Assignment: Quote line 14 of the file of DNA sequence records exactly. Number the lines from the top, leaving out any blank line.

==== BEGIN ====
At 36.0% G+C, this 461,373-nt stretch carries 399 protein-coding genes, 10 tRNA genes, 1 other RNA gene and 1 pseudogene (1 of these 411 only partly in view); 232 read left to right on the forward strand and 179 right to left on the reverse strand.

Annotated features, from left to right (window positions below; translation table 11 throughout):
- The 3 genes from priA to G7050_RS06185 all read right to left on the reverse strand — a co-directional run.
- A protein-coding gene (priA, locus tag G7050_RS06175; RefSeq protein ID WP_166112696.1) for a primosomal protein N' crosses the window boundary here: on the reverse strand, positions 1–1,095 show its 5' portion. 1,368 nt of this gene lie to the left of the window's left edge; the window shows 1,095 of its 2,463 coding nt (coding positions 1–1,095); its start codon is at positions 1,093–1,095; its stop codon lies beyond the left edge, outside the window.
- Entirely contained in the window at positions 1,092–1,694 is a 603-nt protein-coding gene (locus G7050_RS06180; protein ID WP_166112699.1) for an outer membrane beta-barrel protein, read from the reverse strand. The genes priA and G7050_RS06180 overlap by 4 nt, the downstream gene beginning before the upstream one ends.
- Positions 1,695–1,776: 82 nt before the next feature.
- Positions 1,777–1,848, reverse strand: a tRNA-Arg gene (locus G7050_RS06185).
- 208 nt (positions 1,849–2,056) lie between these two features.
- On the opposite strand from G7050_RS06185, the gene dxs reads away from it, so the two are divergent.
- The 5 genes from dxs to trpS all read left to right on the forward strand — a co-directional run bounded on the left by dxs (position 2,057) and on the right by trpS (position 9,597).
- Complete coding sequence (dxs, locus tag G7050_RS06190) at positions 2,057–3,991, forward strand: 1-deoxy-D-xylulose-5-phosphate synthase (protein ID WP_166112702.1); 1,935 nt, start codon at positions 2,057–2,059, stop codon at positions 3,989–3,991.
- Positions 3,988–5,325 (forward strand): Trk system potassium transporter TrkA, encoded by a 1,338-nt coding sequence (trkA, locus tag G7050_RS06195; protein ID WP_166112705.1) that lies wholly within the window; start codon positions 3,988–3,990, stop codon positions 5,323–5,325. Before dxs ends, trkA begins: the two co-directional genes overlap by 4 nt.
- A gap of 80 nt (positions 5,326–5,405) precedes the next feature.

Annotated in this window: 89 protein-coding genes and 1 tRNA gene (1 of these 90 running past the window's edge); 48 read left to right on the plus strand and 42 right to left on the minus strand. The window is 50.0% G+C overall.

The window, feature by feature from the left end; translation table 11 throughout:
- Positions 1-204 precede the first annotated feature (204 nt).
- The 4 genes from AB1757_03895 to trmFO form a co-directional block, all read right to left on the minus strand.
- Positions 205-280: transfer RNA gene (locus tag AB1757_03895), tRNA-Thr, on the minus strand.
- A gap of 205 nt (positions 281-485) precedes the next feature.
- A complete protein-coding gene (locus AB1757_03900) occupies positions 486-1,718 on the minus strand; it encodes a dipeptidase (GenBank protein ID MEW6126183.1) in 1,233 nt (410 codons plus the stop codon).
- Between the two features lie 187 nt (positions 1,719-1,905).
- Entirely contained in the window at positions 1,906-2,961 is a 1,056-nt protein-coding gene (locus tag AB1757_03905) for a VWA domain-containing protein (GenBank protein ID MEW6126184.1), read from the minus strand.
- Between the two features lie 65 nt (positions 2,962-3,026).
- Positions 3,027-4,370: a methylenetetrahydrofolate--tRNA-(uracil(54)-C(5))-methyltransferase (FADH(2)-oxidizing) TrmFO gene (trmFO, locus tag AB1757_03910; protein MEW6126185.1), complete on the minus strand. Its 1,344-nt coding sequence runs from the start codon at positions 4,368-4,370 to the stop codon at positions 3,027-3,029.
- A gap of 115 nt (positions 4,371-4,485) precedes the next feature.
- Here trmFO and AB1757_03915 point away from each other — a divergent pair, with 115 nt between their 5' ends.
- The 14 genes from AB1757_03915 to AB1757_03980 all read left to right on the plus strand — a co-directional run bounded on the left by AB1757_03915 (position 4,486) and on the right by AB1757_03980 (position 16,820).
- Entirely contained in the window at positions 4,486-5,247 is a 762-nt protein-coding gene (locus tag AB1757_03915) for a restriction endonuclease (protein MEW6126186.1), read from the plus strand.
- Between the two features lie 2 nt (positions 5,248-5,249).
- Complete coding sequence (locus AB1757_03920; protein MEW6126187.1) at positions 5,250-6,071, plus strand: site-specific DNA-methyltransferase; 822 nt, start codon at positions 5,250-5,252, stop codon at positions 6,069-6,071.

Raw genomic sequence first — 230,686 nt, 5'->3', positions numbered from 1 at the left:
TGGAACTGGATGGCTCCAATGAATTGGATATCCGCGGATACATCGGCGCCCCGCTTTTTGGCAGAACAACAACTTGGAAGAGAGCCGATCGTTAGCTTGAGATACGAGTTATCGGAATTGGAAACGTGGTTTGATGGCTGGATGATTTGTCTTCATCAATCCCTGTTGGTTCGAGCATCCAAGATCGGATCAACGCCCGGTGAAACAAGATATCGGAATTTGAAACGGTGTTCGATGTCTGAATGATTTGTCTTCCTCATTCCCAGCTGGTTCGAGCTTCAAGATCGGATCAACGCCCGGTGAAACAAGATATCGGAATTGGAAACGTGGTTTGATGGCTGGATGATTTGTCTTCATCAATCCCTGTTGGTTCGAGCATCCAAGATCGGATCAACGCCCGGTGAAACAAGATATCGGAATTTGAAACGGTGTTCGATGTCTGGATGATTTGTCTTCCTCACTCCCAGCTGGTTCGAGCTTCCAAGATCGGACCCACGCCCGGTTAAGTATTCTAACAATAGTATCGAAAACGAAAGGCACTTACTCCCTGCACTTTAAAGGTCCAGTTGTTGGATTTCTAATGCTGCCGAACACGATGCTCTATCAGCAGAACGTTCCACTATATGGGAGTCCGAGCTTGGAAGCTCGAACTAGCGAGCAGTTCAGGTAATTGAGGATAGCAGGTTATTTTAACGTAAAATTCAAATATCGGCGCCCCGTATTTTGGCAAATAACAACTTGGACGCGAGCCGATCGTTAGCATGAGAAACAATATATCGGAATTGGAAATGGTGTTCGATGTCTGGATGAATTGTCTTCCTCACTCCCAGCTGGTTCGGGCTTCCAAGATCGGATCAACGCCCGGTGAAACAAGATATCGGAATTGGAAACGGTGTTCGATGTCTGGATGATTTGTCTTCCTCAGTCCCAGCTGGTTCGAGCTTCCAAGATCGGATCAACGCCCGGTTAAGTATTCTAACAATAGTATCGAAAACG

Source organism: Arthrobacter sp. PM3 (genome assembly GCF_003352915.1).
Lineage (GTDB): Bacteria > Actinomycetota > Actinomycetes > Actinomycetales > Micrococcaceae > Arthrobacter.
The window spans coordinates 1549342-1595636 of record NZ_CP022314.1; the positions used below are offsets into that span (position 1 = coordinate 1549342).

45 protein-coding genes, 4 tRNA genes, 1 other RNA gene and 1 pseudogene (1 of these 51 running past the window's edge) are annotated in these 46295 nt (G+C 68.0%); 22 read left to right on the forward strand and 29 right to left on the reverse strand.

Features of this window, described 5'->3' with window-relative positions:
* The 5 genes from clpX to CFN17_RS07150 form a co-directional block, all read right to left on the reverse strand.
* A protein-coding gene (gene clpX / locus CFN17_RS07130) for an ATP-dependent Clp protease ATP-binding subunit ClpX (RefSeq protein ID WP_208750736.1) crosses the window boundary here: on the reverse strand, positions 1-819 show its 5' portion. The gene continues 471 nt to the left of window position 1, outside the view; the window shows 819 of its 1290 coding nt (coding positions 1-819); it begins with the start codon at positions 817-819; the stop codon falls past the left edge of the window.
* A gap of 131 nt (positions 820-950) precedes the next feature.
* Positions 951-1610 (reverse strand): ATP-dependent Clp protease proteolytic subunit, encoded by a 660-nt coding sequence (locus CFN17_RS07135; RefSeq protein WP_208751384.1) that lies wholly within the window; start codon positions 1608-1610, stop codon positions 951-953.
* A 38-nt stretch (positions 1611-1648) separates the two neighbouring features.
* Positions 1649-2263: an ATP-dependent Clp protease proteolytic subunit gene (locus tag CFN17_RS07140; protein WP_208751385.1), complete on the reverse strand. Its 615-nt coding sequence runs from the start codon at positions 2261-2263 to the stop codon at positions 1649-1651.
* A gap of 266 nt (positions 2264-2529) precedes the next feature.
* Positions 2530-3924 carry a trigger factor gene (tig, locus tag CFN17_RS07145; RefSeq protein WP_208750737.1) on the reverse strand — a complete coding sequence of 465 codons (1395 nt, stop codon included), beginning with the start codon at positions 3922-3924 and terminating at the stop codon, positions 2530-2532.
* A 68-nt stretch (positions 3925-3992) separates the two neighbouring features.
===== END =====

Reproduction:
Annotated in this window: 89 protein-coding genes and 1 tRNA gene (1 of these 90 running past the window's edge); 48 read left to right on the plus strand and 42 right to left on the minus strand. The window is 50.0% G+C overall.